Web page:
For years, Latin-jazz has been ignored or unduly dismissed as repetitive novelty music by jazz fans who should know better. While Latin-jazz is certainly foreign to those who have little knowledge of or connection with the Latin experience in America, the music's tempos and syncopation remain exceptional and worthy of scholarship. Charlie Parker and Dizzy Gillespie understood this in their early forays into Afro-Cuban music in the late 1940s. When Latin-jazz moved into the ballrooms in the 1950s, the music took on a sexual energy and dramatic excitement that was rivaled at the time perhaps only by rhythm & blues. Latin-jazz saxophonist-arranger Ray Santos was both an eyewitness and a participant in the revolution. [Pictured at top from left: Ray Santos and percussionist Bobby Sanabria]
Yet Latin-jazz differed from r&b in a fundamental way: it had a nostalgic component. Many Latin-jazz instrumental arrangements in the 1950s harkened back to jazz's big band era while songs' lyrics yearned for homelands and customs being lost through assimilation. Viewed this way, the big band era never really ended in America. It simply morphed from jazz to Latin-jazz in the late 1940s as the latter became more commercially viable as cross-ethnic dance music. As Ray Santos noted yesterday, Latin-jazz entered the popular culture in the 1950s as everyone from secretaries to celebrities mastered mambo dance steps.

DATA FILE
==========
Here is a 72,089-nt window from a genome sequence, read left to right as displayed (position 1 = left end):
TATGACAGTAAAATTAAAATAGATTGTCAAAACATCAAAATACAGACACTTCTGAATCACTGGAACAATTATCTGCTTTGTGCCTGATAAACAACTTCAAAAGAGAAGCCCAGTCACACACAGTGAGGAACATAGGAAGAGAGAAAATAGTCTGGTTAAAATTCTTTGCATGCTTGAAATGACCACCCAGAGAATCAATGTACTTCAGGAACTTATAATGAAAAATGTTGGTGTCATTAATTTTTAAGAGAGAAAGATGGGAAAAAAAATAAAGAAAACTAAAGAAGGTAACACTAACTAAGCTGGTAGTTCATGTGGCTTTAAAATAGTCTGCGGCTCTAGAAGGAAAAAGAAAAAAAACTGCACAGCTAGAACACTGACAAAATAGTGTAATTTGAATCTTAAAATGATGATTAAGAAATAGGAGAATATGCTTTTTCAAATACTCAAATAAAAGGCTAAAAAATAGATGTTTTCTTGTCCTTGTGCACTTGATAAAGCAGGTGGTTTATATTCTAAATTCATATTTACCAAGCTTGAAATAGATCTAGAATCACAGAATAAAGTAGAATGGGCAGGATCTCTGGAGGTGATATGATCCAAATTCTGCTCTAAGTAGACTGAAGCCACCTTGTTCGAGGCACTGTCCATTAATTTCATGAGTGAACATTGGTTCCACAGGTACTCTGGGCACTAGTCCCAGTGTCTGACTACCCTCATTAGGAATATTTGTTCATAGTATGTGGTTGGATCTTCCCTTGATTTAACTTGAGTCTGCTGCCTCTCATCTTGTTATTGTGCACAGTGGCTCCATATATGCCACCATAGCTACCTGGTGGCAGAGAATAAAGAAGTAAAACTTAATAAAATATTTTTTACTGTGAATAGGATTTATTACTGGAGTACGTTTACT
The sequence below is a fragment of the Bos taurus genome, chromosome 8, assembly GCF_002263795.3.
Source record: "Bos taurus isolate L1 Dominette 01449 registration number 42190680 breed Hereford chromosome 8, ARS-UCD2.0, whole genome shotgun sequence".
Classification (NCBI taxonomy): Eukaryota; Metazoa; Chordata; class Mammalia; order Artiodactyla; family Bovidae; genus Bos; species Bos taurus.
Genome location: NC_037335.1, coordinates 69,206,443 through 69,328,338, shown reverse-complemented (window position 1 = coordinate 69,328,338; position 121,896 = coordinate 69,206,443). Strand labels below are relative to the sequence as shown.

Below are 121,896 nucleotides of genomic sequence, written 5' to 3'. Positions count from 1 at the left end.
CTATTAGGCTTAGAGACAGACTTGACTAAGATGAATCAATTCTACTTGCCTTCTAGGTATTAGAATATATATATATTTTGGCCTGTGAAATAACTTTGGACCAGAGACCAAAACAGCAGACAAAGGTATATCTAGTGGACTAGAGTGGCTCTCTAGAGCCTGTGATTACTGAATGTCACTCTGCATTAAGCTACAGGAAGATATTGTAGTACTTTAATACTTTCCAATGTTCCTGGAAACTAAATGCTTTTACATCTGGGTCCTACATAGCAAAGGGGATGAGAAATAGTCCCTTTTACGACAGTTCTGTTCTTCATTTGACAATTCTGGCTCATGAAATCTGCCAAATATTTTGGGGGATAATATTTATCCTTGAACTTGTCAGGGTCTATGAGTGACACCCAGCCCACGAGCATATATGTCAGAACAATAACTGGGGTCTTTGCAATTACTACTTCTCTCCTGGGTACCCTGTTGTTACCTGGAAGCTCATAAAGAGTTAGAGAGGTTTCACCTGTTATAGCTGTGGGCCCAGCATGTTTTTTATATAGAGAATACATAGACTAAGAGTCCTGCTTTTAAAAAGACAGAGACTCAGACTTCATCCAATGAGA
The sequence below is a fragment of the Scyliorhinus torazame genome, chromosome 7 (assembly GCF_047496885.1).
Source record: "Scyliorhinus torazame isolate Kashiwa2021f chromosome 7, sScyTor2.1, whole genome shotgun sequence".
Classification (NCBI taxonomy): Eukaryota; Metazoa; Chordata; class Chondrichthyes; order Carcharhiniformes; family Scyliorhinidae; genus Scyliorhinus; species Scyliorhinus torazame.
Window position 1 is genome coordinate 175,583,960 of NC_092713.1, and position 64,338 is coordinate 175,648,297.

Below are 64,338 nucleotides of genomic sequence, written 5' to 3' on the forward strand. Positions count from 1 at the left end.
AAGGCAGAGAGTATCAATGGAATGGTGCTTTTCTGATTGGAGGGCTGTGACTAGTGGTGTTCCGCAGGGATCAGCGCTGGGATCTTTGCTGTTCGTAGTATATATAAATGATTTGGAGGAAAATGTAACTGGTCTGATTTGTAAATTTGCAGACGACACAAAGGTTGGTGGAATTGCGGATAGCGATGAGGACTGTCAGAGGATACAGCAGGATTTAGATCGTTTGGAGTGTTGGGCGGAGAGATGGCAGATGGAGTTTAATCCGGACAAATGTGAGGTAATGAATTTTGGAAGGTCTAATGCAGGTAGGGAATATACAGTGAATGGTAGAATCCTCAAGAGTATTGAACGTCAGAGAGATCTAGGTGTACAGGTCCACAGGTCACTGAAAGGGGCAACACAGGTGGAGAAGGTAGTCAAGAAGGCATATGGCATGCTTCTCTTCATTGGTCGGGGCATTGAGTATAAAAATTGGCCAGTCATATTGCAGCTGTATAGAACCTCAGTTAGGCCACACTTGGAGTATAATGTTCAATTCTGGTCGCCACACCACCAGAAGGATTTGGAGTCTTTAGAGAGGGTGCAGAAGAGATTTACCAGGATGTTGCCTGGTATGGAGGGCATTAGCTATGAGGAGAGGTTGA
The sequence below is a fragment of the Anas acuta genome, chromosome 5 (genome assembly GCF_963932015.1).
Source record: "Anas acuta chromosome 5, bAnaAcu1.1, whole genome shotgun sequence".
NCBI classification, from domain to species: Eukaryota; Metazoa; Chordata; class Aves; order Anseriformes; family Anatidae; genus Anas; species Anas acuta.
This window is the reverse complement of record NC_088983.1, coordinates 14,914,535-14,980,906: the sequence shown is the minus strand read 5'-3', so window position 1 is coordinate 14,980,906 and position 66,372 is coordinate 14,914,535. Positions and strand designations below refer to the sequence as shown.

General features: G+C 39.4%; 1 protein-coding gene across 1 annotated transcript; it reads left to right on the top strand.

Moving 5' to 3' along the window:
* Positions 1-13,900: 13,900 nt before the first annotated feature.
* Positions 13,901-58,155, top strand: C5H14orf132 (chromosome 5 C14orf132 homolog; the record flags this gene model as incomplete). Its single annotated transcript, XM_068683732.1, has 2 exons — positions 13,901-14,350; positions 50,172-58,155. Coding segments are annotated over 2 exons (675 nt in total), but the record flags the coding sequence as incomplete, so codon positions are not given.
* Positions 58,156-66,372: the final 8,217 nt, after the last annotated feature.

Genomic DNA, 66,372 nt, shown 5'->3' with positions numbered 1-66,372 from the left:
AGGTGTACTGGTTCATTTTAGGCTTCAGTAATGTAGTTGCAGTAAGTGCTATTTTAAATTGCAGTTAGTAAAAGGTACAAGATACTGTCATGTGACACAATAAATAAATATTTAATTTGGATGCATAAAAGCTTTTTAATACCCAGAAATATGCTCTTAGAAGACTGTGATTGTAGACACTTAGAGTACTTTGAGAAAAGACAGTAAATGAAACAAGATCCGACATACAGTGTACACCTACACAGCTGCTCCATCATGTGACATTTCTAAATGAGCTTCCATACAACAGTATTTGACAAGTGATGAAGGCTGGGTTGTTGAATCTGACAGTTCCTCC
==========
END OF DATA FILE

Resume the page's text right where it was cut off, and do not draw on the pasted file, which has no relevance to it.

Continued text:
In Part 2 of my two-part interview with Ray, the saxophonist and arranger for Machito, Tito Puente and Tito Rodriguez talks about the Big Three bandleaders, the Palladium's "Killer Joe" Piro, Tito Puente's gutsy move, Tito Rodriguez's shrewd way of keeping up with Havana music trends, and Ray's favorite of the three dominant Latin-jazz bands:
JazzWax: What was it like playing with Machito in 1956?
Ray Santos: When I sat down on the bandstand for the first time in Machito’s orchestra at the Palladium Ballroom, I felt like I had arrived. But there was still a lot of work ahead in my audition. It was a Wednesday, the big night for dancers. When Machito’s band opened, the first tune we played was El Resbaloso (“The Slippery One”). Machito choose it to warm up the band and allow Killer Joe [pictured] to give his mambo lesson.
JW: Who was Killer Joe?